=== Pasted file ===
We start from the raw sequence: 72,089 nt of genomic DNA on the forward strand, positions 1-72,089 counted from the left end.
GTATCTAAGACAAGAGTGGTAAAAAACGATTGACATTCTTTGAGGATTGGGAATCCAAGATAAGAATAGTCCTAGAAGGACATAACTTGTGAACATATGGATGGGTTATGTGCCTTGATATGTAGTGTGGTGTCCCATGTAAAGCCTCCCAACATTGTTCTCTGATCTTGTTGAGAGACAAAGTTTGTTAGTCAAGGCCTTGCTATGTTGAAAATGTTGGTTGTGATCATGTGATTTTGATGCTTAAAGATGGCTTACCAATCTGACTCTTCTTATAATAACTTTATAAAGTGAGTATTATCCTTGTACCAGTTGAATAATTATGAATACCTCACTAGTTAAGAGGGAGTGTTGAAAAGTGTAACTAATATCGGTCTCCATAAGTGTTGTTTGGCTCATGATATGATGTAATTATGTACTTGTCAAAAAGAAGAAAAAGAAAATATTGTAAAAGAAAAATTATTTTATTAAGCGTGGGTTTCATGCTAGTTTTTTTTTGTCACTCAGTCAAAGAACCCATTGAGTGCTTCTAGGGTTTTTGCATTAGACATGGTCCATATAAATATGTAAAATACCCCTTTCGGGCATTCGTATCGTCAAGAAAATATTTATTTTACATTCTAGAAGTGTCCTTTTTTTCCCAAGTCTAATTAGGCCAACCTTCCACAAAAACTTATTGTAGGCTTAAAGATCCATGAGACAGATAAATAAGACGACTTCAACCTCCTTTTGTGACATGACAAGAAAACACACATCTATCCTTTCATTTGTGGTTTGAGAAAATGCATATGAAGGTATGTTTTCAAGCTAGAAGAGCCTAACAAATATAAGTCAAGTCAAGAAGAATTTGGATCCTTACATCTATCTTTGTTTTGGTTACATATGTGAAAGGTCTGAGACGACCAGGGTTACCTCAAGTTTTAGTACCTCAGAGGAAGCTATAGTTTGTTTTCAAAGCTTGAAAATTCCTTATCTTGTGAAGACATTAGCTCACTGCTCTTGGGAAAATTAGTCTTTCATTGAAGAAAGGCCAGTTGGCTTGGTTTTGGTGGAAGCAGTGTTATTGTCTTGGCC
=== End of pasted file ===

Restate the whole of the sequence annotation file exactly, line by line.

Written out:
We start from the raw sequence: 72,089 nt of genomic DNA on the forward strand, positions 1-72,089 counted from the left end.
GTATCTAAGACAAGAGTGGTAAAAAACGATTGACATTCTTTGAGGATTGGGAATCCAAGATAAGAATAGTCCTAGAAGGACATAACTTGTGAACATATGGATGGGTTATGTGCCTTGATATGTAGTGTGGTGTCCCATGTAAAGCCTCCCAACATTGTTCTCTGATCTTGTTGAGAGACAAAGTTTGTTAGTCAAGGCCTTGCTATGTTGAAAATGTTGGTTGTGATCATGTGATTTTGATGCTTAAAGATGGCTTACCAATCTGACTCTTCTTATAATAACTTTATAAAGTGAGTATTATCCTTGTACCAGTTGAATAATTATGAATACCTCACTAGTTAAGAGGGAGTGTTGAAAAGTGTAACTAATATCGGTCTCCATAAGTGTTGTTTGGCTCATGATATGATGTAATTATGTACTTGTCAAAAAGAAGAAAAAGAAAATATTGTAAAAGAAAAATTATTTTATTAAGCGTGGGTTTCATGCTAGTTTTTTTTTGTCACTCAGTCAAAGAACCCATTGAGTGCTTCTAGGGTTTTTGCATTAGACATGGTCCATATAAATATGTAAAATACCCCTTTCGGGCATTCGTATCGTCAAGAAAATATTTATTTTACATTCTAGAAGTGTCCTTTTTTTCCCAAGTCTAATTAGGCCAACCTTCCACAAAAACTTATTGTAGGCTTAAAGATCCATGAGACAGATAAATAAGACGACTTCAACCTCCTTTTGTGACATGACAAGAAAACACACATCTATCCTTTCATTTGTGGTTTGAGAAAATGCATATGAAGGTATGTTTTCAAGCTAGAAGAGCCTAACAAATATAAGTCAAGTCAAGAAGAATTTGGATCCTTACATCTATCTTTGTTTTGGTTACATATGTGAAAGGTCTGAGACGACCAGGGTTACCTCAAGTTTTAGTACCTCAGAGGAAGCTATAGTTTGTTTTCAAAGCTTGAAAATTCCTTATCTTGTGAAGACATTAGCTCACTGCTCTTGGGAAAATTAGTCTTTCATTGAAGAAAGGCCAGTTGGCTTGGTTTTGGTGGAAGCAGTGTTATTGTCTTGGCC